"BvS" did a great job of not alienating either fanbase belonging to Batman or Superman, at least in relation to each other. From the script's perspective, both had just reason to behave the way they did. Batman wanted a Kryptonite arsenal in case Superman ever went rogue, because he knew there wasn't much that could stop such a godlike entity. He was also cautious that Superman was deceiving mankind, which made sense, given that he was right about Lex's intentions in the film too.

Superman, on the other hand, was making amends for Zod, trying to make the world a better place, and found that Batman's harsh style of justice would only breed more criminals. He wanted to clean up the streets and saw Batman as a reckless player in his ambition for justice. The philosophies of both clashed hard, and maybe they should have discussed a bit more before Batman threw the first blow. At the end of the day, though, we can all agree that superheroes and conversation don't often mix the right way, let alone right away. Both men had egos and were trying to do right at the end of the day.



All film and cartoon interpretations of Alfred paint him as a docile butler and father figure. He raised Bruce, so it's clear why he's always there giving advice and tending to his wounds. However, Snyder decided to take the lead from Geoff Johns' "Earth One" books, and utilize Alfred in a more practical role. Jeremy Irons' spin on the character was more of a tactical strategist and came off aggressive in how he dished out wisdom.

His snark factor was higher as it wasn't even about a master and his servant. Alfred came off more like a partner. This was a breath of fresh air because watching Alfred bring Bruce food and drinks, and offer poetic speeches did get a bit old under Michael Caine. Irons was raw, rugged and real, and with Bruce being a loner here, his impressions stuck and stung more. This Alfred resonated deeply because he showed himself up as a huge asset to Batman in the field of battle. he also called Bruce on his nonsense, while maintaining the aura of a mentor and guardian.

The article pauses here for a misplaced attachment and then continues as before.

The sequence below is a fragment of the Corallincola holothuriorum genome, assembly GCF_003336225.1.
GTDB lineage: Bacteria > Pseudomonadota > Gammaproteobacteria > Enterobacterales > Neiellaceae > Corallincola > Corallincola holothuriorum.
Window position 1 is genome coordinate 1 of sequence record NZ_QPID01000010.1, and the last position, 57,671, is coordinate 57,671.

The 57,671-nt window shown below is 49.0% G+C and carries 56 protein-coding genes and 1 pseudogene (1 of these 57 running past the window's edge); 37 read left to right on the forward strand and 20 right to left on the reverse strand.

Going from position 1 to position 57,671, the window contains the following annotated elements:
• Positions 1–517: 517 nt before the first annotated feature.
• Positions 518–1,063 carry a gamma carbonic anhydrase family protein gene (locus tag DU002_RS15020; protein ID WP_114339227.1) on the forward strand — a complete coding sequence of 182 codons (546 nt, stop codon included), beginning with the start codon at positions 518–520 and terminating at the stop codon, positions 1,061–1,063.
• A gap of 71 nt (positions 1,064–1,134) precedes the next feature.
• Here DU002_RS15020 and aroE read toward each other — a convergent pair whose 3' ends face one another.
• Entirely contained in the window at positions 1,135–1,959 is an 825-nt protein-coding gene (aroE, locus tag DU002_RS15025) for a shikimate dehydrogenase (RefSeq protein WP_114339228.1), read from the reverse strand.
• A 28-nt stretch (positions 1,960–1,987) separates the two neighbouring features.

Fans of Jason Todd yelped with delight when we saw Bruce looking up at a defaced Robin costume, spray-painted with the taunts of the Joker. That had fans already pointing to it as that of the fallen Robin. In "A Death in the Family," Joker controversially beat Jason to death with a crowbar, and this scene from Snyder appeared to indicate just why Bruce had seemingly gone over the edge in "BvS."

The director would later confirm that the costume was indeed that of Jason, but to this day it's vague as to how or when the former sidekick will factor in. Fans are hoping it'll be in flashback with Jared Leto's Joker, or that Matt Reeves will use him as the Red Hood vigilante later on. Either way, what made this scene so great was that it added a lot of context to the emotional turmoil Bruce endured in his past, and highlighted how he never put those demons or failures to bed.



Props must be given to Snyder's team for not jumping the gun and showing Darkseid too soon. They hinted at him in Bruce's vision, teasing the Omega symbol in a post-apocalyptic world. The mystery deepened when Bruce encountered Lex, who was ranting in jail, hinting of the dire circumstances ahead. Notably, the creative team did well not to make the same move Marvel Studios did with Thanos.